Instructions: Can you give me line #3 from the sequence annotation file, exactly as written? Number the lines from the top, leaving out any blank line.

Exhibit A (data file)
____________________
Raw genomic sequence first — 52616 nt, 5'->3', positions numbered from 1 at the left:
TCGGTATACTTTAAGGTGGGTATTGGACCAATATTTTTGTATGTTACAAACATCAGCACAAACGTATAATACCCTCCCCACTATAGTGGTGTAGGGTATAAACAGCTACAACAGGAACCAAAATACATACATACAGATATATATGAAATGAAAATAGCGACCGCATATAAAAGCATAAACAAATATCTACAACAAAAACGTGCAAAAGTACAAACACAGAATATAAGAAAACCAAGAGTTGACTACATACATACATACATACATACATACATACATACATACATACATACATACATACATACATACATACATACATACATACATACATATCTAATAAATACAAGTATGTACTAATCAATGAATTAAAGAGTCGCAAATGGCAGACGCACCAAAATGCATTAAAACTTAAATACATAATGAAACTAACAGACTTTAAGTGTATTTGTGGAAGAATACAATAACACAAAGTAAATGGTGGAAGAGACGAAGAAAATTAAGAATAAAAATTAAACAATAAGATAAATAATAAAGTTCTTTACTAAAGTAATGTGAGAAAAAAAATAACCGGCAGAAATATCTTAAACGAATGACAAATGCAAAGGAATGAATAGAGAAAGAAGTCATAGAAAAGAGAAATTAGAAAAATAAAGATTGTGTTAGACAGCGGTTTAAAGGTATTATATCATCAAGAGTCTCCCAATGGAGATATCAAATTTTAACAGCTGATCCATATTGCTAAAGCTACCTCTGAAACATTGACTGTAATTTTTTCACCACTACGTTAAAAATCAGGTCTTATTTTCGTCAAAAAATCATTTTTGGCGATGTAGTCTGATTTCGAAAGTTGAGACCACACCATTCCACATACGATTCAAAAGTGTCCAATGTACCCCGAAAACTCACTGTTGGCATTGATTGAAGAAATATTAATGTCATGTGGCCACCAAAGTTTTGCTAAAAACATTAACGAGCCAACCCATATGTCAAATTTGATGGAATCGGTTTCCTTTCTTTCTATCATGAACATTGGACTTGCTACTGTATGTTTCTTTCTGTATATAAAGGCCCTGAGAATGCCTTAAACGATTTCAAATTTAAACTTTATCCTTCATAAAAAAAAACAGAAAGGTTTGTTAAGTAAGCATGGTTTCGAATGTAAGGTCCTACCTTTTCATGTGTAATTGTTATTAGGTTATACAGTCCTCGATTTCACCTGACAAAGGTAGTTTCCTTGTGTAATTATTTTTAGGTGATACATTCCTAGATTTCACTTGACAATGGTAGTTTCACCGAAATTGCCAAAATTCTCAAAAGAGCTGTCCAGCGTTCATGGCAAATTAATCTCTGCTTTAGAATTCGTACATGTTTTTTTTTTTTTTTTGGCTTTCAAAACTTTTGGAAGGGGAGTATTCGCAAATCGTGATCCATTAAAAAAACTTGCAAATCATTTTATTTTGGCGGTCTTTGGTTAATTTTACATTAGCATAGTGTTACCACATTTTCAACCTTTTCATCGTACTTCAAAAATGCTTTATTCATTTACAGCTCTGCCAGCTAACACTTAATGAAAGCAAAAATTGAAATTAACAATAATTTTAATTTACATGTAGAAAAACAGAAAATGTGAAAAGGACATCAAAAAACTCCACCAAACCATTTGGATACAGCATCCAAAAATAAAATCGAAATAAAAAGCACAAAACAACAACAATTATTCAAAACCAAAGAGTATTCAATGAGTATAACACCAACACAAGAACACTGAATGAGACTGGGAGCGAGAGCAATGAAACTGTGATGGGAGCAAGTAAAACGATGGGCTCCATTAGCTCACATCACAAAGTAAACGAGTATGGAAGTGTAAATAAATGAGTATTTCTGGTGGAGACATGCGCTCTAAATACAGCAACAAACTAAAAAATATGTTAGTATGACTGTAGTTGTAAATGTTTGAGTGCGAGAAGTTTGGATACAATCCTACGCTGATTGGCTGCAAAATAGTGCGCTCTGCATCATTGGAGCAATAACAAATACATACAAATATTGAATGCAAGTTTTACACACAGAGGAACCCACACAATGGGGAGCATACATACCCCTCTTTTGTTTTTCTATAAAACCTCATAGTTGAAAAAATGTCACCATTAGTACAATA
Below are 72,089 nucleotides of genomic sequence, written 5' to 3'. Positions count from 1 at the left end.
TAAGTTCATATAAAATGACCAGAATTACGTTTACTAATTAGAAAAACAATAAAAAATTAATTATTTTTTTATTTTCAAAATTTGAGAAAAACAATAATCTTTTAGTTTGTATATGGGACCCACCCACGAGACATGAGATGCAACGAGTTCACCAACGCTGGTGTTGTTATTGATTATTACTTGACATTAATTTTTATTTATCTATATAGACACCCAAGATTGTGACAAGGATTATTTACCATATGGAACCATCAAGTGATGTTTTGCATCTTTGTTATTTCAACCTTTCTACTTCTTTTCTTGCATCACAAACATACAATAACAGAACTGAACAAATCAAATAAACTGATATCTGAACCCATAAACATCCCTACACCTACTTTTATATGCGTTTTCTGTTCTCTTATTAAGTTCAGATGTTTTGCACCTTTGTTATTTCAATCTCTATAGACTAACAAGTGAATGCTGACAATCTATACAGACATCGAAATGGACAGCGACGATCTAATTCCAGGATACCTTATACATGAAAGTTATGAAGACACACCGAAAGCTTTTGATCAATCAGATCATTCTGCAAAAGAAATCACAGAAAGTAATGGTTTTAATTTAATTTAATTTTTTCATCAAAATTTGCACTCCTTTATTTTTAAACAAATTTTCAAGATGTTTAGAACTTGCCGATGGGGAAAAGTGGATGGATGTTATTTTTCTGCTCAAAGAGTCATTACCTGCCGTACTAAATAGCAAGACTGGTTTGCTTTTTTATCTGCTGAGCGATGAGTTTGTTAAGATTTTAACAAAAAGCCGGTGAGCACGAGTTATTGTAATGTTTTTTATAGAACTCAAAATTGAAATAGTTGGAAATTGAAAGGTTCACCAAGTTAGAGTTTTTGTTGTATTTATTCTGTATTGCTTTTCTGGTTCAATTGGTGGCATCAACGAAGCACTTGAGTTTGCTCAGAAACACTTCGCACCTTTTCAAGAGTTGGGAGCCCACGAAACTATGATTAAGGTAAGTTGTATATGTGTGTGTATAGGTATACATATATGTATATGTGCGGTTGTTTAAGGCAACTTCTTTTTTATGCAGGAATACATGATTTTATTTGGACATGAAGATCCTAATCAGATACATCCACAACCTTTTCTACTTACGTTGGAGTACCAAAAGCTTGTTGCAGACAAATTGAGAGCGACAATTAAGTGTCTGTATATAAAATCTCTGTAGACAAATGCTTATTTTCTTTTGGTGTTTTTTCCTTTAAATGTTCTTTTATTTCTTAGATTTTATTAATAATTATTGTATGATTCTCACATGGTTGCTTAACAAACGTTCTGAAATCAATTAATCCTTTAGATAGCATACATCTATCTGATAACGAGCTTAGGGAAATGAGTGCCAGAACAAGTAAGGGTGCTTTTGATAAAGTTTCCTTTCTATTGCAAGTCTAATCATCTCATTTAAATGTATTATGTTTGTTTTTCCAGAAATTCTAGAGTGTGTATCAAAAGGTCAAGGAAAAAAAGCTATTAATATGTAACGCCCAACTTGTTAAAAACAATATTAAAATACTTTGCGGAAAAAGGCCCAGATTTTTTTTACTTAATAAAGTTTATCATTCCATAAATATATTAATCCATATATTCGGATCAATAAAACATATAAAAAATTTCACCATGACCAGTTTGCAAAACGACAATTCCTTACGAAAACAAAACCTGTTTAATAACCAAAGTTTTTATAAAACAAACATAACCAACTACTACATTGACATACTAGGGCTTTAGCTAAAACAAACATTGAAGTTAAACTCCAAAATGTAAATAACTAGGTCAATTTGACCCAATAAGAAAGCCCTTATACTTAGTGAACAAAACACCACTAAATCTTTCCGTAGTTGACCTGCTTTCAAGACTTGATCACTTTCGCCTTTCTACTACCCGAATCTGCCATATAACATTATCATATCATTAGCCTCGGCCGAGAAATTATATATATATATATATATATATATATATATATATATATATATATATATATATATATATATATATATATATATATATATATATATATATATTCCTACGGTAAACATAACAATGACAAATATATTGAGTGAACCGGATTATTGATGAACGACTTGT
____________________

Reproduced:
Below are 72,089 nucleotides of genomic sequence, written 5' to 3'. Positions count from 1 at the left end.